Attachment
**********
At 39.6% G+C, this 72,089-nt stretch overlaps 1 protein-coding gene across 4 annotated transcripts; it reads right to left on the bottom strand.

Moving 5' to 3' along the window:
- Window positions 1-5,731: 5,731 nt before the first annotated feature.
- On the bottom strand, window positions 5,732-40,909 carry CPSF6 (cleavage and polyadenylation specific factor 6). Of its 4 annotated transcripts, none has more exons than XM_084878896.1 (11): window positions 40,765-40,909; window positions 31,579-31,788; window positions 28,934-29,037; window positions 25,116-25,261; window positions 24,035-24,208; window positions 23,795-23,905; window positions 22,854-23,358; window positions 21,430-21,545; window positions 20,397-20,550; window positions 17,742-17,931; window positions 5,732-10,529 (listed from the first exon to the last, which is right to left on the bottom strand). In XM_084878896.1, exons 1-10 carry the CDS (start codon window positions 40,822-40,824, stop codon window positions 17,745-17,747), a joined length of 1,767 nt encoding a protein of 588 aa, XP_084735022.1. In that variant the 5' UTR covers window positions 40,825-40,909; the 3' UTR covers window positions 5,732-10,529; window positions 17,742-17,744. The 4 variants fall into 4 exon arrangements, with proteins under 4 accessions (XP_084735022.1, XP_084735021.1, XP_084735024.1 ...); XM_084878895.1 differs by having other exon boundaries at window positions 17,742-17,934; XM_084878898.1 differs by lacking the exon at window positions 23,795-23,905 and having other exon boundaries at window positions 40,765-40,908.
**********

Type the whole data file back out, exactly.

At 39.6% G+C, this 72,089-nt stretch overlaps 1 protein-coding gene across 4 annotated transcripts; it reads right to left on the bottom strand.

Moving 5' to 3' along the window:
- Window positions 1-5,731: 5,731 nt before the first annotated feature.
- On the bottom strand, window positions 5,732-40,909 carry CPSF6 (cleavage and polyadenylation specific factor 6). Of its 4 annotated transcripts, none has more exons than XM_084878896.1 (11): window positions 40,765-40,909; window positions 31,579-31,788; window positions 28,934-29,037; window positions 25,116-25,261; window positions 24,035-24,208; window positions 23,795-23,905; window positions 22,854-23,358; window positions 21,430-21,545; window positions 20,397-20,550; window positions 17,742-17,931; window positions 5,732-10,529 (listed from the first exon to the last, which is right to left on the bottom strand). In XM_084878896.1, exons 1-10 carry the CDS (start codon window positions 40,822-40,824, stop codon window positions 17,745-17,747), a joined length of 1,767 nt encoding a protein of 588 aa, XP_084735022.1. In that variant the 5' UTR covers window positions 40,825-40,909; the 3' UTR covers window positions 5,732-10,529; window positions 17,742-17,744. The 4 variants fall into 4 exon arrangements, with proteins under 4 accessions (XP_084735022.1, XP_084735021.1, XP_084735024.1 ...); XM_084878895.1 differs by having other exon boundaries at window positions 17,742-17,934; XM_084878898.1 differs by lacking the exon at window positions 23,795-23,905 and having other exon boundaries at window positions 40,765-40,908.